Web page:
Tuesday, March 3, 2009
Compulsory Reading: Not on Our Watch: A Mission to End Genocide in Darfur and Beyond Book Review and Impressions
Not on Our Watch: A Mission to End Genocide in Darfur and Beyond by Don Cheadle and John Prendergast immediately illustrates an accurate image of current-day Darfur, laden of death, rape, pillaging, and rampant destruction; essentially creating an ideal human rights reformer’s nightmare. The book appears to have one goal in mind: to shine stark light on the unspeakable exploitations of human rights that are performed by the sinister Janjaweed militants even to this day, and revealing it to the largely ignorant western world in one of the most convenient of fashions. What renders Not on Our Watch so profoundly inspiring is its practical roadmap to how exactly virtually anyone, [even anyone with little or no money or time] can contribute to extinguish genocide and its potential spread to the wider world. Don Cheadle’s tale intentionally evokes a sense of guilt to the reader, convincing him or her to take an immediate course of action, no matter how little or minor his or her contribution may be, as it is a contribution that will help people in need nonetheless. But according to Cheadle, hope in Darfur is a likely possibility; but for the most part, the United States could have prevented or possibly stopped the horrific crimes against humanity if the United States government had taken a prominent role in peacemaking, protection, and punishment in Darfur and ‘beyond’. According to Don, it is within the United States government’s close grasp to grow awareness and activism of genocide among citizens to eventually work to build an ‘international coalition’ that will further reduce the likelihood of genocide of ever occurring again. It is vital to take action; one must educate oneself, as there are currently many major organizations to join to make an impact on genocide.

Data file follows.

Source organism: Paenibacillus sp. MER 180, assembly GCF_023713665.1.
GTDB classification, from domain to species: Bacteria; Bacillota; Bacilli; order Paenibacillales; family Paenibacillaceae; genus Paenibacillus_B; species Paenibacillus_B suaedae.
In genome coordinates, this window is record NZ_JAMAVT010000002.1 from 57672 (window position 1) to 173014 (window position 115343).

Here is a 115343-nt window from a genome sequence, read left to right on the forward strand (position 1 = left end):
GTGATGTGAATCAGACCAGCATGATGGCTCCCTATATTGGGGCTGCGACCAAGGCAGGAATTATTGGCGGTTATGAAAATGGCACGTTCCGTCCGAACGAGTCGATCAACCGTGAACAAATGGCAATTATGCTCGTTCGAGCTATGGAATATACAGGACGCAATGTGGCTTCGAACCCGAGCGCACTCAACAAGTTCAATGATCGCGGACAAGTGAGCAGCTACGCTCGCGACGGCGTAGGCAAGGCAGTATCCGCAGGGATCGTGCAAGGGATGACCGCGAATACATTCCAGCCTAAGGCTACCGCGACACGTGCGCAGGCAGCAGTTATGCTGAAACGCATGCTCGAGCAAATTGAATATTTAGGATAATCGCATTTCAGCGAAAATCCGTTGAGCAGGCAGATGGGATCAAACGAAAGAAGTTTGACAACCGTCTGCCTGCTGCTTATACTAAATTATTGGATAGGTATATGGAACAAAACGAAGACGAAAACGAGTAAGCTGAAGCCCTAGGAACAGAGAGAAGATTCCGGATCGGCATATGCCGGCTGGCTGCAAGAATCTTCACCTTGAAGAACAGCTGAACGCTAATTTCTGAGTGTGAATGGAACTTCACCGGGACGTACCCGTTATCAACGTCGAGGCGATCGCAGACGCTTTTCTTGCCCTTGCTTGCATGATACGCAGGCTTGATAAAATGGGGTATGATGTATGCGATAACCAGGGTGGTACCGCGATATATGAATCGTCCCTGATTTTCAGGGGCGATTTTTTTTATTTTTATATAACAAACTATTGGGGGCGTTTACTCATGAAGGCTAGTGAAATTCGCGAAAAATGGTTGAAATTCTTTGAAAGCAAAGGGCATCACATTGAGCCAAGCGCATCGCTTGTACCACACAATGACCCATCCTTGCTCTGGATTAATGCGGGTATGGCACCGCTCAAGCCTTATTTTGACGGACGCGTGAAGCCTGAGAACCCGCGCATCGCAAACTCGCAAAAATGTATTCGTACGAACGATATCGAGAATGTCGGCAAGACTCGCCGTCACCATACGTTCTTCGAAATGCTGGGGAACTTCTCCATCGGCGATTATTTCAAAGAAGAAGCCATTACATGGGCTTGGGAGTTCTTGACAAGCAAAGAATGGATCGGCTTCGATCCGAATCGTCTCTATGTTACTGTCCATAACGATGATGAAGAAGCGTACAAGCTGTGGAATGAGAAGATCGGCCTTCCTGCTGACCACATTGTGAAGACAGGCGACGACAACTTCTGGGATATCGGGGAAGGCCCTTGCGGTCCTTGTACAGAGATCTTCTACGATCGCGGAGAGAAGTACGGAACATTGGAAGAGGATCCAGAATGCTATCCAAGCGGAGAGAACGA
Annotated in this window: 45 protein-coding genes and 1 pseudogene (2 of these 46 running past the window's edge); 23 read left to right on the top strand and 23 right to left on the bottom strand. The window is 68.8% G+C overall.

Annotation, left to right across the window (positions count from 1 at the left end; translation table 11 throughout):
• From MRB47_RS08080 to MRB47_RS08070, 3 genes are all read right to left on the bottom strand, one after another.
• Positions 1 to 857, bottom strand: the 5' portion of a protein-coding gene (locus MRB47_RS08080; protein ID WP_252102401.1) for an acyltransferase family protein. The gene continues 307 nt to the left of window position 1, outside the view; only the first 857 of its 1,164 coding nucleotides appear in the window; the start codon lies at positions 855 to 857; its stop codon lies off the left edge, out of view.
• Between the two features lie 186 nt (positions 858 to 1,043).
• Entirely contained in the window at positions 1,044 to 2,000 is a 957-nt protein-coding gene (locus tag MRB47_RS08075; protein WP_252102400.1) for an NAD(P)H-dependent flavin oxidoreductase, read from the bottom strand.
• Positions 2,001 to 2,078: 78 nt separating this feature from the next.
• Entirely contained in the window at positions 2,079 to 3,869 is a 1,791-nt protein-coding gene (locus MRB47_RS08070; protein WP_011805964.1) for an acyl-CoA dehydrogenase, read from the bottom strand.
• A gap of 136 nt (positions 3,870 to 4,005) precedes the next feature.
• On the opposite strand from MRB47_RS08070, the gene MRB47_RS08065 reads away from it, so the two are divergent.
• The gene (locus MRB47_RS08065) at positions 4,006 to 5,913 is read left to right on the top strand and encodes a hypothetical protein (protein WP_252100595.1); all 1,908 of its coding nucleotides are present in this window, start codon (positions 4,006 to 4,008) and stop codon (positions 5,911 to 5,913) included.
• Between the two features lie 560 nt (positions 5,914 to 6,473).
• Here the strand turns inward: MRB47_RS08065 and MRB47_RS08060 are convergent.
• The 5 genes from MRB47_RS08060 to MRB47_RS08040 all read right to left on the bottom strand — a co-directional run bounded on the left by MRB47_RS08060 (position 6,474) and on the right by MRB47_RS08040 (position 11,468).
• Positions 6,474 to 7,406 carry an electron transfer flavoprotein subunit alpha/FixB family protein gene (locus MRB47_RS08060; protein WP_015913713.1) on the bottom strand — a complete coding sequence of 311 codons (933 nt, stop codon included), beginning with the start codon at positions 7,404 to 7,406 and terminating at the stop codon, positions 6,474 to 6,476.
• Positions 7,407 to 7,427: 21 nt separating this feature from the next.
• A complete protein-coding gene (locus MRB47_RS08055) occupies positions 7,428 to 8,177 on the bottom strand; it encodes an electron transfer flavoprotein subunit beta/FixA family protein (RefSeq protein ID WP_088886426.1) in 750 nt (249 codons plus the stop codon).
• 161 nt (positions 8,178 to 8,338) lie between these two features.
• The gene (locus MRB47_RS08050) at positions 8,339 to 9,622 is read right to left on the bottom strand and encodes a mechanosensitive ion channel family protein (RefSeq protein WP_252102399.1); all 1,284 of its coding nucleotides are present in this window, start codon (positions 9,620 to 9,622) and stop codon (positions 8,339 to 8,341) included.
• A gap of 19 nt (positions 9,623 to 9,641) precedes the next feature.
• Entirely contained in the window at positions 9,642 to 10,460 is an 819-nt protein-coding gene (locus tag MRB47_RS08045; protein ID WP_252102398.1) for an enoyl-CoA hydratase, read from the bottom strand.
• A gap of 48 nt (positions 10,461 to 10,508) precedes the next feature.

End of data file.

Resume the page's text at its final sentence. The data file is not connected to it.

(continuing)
Aside from educating to the world how exactly cruel and striking many of the earnest African citizens have had their lives abruptly interrupted, or changed forever, Cheadle manages to somehow fit an emotional rollercoaster ride of a story in the book as well. But by my perspective, the greatest tragedy of all is the hesitance present in all the world’s nations to outright coin the situation in Darfur as a blatant ‘genocide’, and acknowledging all the implied meanings that people associate with that word. While intentionally avoiding the use of the word ‘genocide’ in place of ‘mass killings’ or ‘widespread atrocities’, accordingly, people around the world have been granted the ability to watch their respective nations, which together, are equipped with an incredible amount of power and resources at their disposal, do nothing at the horrendous sight of Darfur’s genocide. Whether or not Darfur’s current circumstance fits the dictionary definition of ‘genocide’ or not, I wholeheartedly fail to see the purpose of one of the world’s most psychologically sound governments, such as the United States and European governments dancing around feeble justifications such as the mere name created to depict these senseless killings taking place in Darfur, and using that as any reason not to have any governmental action. It is utterly a shame to witness Darfur in its current state, formerly a crucial contributor to the world’s economy, only to now remain neglected, ridden with crime and indecency, now a dying, rotting corpse of its past self, as the world’s economy is indubitably hurting with an entire country out of the picture. The powerful words that comprise this book show signs to a powerful grassroots uprising in Darfur, and are likely to bring trepidation to even some of the bravest Janjaweed militants, discouraging their travesties from ever occurring again.
By: Michael Lenoch